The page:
When the commentators, columnists, and talking heads are done assessing Pelosi’s remarkable career and her legacy, much more will be said about her political accomplishments which are sundry, but little will be said about her contribution to family life and the example she set for younger women, which will be largely dismissed, diminished, or ignored. During the 1984 Democratic Convention in San Francisco, America got its first look at Nancy Pelosi, mother, activist, and Catholic. 

Almost 40 years later, more has been written about her than any elected American woman save perhaps Hilary Clinton, who never held a public office higher than Pelosi. The extent to which it must be given that Pelosi, a liberal icon, represented a more tempered age can be seen in how the progressive wing of the party despises her. 

Perry Bacon, writing in the Washington Post calls her period as leader a “mixed record” and “lackluster.” He points out her leadership only resulting in four Democratic victories in Congress compared to six losses. Bacon also goes on to say, “An increasingly radical, antidemocratic Republican Party already dominates much of the country and could win control of the entire federal government in 2024.” Before concluding, “Almost no one in the United States has had more opportunities to stop the rise of the Republicans than Pelosi. Considering that Republican strength, her tenure cannot be viewed as successful.”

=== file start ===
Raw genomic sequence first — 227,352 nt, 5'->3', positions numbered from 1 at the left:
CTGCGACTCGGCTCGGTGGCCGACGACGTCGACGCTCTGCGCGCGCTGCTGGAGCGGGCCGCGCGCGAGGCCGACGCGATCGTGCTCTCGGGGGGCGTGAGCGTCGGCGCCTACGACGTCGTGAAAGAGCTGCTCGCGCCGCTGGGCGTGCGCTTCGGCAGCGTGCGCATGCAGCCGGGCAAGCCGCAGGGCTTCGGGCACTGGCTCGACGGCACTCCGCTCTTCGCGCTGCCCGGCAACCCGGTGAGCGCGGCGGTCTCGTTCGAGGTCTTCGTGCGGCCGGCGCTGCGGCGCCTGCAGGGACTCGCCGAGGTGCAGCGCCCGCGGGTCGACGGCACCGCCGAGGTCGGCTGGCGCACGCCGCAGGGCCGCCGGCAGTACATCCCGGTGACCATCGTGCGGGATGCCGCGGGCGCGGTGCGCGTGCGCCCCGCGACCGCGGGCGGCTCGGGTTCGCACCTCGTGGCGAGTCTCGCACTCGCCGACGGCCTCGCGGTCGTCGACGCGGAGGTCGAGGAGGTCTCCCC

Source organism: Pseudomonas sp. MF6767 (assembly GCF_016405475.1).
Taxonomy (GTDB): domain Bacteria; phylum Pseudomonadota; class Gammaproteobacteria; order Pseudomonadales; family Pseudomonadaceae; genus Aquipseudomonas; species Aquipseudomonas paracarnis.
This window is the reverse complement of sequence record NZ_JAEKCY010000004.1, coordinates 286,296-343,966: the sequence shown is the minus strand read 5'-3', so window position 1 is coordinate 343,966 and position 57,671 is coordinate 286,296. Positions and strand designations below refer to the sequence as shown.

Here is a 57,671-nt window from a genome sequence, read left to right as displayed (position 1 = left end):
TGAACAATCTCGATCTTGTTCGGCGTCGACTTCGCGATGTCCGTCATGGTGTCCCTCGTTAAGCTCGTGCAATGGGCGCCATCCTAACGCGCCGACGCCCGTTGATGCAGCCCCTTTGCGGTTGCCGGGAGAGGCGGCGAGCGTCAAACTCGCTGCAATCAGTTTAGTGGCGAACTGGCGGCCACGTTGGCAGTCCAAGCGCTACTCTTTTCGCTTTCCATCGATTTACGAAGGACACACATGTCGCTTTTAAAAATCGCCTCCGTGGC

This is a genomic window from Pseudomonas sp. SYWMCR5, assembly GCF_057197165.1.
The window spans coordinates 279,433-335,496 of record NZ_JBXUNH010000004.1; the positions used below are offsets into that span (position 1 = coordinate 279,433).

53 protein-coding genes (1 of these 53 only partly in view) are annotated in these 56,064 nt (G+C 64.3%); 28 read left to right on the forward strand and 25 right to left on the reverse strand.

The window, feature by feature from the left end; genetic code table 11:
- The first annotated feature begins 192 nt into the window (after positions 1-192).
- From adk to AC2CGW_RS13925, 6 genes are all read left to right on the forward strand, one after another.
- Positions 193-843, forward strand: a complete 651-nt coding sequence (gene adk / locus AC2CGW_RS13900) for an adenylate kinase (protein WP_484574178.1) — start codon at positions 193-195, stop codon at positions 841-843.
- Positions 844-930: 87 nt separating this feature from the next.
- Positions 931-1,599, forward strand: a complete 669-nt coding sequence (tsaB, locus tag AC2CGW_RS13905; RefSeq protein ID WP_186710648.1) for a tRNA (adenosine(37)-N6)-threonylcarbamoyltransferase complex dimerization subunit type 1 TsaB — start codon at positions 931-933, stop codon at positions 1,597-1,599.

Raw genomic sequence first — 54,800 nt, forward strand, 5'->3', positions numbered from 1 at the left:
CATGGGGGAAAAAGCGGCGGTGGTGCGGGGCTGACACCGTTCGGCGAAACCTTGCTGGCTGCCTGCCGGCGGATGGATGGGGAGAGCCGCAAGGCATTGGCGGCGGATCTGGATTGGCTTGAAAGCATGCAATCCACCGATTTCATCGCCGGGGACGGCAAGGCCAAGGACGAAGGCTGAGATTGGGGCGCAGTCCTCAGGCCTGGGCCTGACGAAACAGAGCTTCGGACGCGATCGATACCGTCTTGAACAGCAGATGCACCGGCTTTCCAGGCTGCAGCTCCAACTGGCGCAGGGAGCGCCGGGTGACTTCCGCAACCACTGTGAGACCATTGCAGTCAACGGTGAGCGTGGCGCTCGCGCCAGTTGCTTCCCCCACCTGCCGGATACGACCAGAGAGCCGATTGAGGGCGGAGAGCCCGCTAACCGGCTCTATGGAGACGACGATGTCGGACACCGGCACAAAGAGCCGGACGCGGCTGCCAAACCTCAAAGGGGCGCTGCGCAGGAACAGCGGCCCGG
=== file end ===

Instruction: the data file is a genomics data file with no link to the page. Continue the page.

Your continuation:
Pelosi no doubt represents anti-authoritarian impulses. Her radical abortion position, in complete contradiction of the Roman Catholic Church to which she pledges allegiance, has led her to defend abortion, even beyond 25 weeks, calling it a “sacred right.” After the 2018 State of the Union address, in a dramatic moment of pomposity she tore up President Trump’s speech two times, dramatically emphasizing her complete disgust for the speech, Mr. Trump, and the office of the presidency. Her bitter opposition to Israeli interests contradicts Israel’s central role as an ally in the Middle East, and she never misses an opportunity to tweak an opponent regardless of how insignificant they are, even confronting one such detractor with those very words, dressing him down, asking him if he knew how insignificant he was (more on that later).